Pros and Cons of Personal Loans vs. Credit Cards

Personal loans and credit cards have pros and cons that make them a better choice for different purposes.

Credit Cards

Pros Cons
Easy to use Interest rates tend to be higher
Enjoy rewards, cashback, interest-free introductory periods, or other perks Can harm credit scores if balances are too high
Low to no setup cost Fees and interest rates can be complicated
Minimum payment can be helpful if you are short of cash Carrying a balance can be costly
No interest charged if you pay the balance in full each month
Protections if lost or stolen

Personal Loans

 

Pros Cons
Interest rates are lower Less convenient and flexible for purchases
Can improve credit scores May be too expensive for smaller loan amounts
Interest rates and payments are usually fixed
Available in higher loan amounts
Simple to understand

When Is a Credit Card Better?

There is a reason that most of us carry at least one credit card, and many of us have several of them. Credit cards are ideal when we want to spend safely without carrying a lot of cash around. They can get us out of a jam when we need money for an emergency and don’t have it. And if we are clever, we can earn benefits like cashback and rewards even if we always pay our balances and never owe interest.

Credit cards are your best bet for smaller amounts, for spending when you don’t know in advance how much you’ll need, and for emergencies or convenience. Credit cards are ideal for when you don’t need to borrow money over an extended period of time.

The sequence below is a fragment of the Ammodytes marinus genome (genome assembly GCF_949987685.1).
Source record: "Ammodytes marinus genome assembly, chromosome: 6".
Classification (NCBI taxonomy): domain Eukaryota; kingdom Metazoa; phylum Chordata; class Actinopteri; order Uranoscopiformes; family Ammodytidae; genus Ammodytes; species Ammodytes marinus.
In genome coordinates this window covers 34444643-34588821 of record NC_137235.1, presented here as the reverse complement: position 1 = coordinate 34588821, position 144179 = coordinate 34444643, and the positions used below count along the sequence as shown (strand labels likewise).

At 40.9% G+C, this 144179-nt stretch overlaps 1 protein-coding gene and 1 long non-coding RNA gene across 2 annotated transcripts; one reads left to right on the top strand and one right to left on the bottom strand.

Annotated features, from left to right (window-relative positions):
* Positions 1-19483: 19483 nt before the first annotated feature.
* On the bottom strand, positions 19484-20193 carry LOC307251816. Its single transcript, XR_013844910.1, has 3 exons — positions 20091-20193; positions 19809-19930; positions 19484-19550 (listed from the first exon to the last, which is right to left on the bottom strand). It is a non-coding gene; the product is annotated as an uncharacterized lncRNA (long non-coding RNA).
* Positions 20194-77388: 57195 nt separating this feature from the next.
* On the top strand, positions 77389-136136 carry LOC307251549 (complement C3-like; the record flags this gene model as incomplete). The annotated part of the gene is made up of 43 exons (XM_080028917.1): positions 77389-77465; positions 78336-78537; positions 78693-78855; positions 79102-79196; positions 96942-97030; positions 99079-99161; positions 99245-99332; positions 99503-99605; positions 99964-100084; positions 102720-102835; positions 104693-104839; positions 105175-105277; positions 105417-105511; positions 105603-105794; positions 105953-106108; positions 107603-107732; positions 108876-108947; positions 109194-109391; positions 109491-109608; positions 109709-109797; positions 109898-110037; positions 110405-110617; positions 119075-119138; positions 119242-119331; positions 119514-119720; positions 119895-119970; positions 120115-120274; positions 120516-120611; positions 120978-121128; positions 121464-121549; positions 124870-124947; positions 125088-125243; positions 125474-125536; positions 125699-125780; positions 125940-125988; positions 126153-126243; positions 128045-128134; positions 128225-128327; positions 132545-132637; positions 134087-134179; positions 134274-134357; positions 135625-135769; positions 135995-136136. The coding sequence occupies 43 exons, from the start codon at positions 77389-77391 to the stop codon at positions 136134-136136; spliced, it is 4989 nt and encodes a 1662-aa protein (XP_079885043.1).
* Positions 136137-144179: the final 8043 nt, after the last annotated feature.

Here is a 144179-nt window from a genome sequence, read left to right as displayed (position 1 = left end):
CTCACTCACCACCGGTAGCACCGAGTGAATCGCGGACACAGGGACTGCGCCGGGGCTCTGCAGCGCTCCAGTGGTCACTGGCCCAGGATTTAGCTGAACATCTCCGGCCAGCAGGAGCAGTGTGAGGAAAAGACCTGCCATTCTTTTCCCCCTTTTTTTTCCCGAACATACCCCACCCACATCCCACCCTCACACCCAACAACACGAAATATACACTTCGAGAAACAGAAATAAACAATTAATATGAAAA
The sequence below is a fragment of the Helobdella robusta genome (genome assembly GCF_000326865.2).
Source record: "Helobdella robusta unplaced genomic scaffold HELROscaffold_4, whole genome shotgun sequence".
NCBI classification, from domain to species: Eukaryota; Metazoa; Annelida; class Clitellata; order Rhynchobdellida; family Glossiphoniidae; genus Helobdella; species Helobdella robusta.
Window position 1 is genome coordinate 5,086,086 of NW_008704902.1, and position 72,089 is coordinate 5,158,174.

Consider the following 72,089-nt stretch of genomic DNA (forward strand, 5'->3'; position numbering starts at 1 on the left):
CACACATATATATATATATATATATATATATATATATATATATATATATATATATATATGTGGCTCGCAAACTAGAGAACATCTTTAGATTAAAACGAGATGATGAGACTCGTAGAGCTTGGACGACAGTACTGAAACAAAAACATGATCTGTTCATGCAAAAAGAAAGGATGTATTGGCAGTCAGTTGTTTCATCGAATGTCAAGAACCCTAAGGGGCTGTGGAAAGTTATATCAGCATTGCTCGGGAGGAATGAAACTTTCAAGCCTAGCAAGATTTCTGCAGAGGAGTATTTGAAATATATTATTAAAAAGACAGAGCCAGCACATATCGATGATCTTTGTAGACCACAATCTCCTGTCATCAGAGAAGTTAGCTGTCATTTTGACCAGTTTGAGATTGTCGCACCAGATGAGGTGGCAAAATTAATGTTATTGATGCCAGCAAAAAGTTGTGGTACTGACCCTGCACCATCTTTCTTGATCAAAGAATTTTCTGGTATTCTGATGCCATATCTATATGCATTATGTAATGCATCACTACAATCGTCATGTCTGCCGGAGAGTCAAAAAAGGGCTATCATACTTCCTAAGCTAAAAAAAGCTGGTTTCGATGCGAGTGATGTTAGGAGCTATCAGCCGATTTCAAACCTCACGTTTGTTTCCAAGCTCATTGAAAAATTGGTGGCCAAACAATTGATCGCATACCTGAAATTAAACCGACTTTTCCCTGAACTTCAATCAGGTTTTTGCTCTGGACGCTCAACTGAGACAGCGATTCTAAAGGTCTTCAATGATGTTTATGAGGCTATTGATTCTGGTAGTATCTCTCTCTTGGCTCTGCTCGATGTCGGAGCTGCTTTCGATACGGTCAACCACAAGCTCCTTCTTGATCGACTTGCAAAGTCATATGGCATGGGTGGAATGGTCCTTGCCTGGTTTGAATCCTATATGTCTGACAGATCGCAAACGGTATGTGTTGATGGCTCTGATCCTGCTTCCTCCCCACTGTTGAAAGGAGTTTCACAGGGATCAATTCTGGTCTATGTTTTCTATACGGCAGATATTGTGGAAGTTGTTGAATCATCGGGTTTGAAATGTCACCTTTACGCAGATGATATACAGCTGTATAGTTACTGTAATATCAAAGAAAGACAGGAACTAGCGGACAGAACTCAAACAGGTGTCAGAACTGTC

When Is a Personal Loan Better?

Personal loans are ideal for larger expenditures because interest rates are lower, and payments are usually fixed. If you can’t pay off a purchase right away or in a few months, you should strongly consider a personal loan.

You can budget more easily when you know what your monthly cost will be. It’s also much harder to overspend with a personal loan because you borrow once and can’t keep coming back for more. While less flexible and convenient than credit cards, personal loans can also be obtained quickly with low setup costs.

The most popular uses for personal loans include consolidating credit card debt, refinancing higher-interest loans, making expensive purchases like travel or covering wedding costs, funding small businesses, and paying for home improvements.

Bottom Line

When it comes to personal loans vs. credit cards, most people will find that neither personal loans nor credit cards are the best option for all of their borrowing needs. You might carry a couple of credit cards for your everyday buying. They are convenient and safe when used correctly. Personal loans, on the other hand, are optimal for bigger purchases that you pay off over time.

About the Author

Gina Freeman is a personal finance specialist with AmOne. Her career has covered business credit, bankruptcy, tax accounting, and mortgage financing, and she has been a finance writer or editor for over 15 years. Gina is extremely consumer-focused and enjoys breaking down complex topics to help readers make confident financial decisions.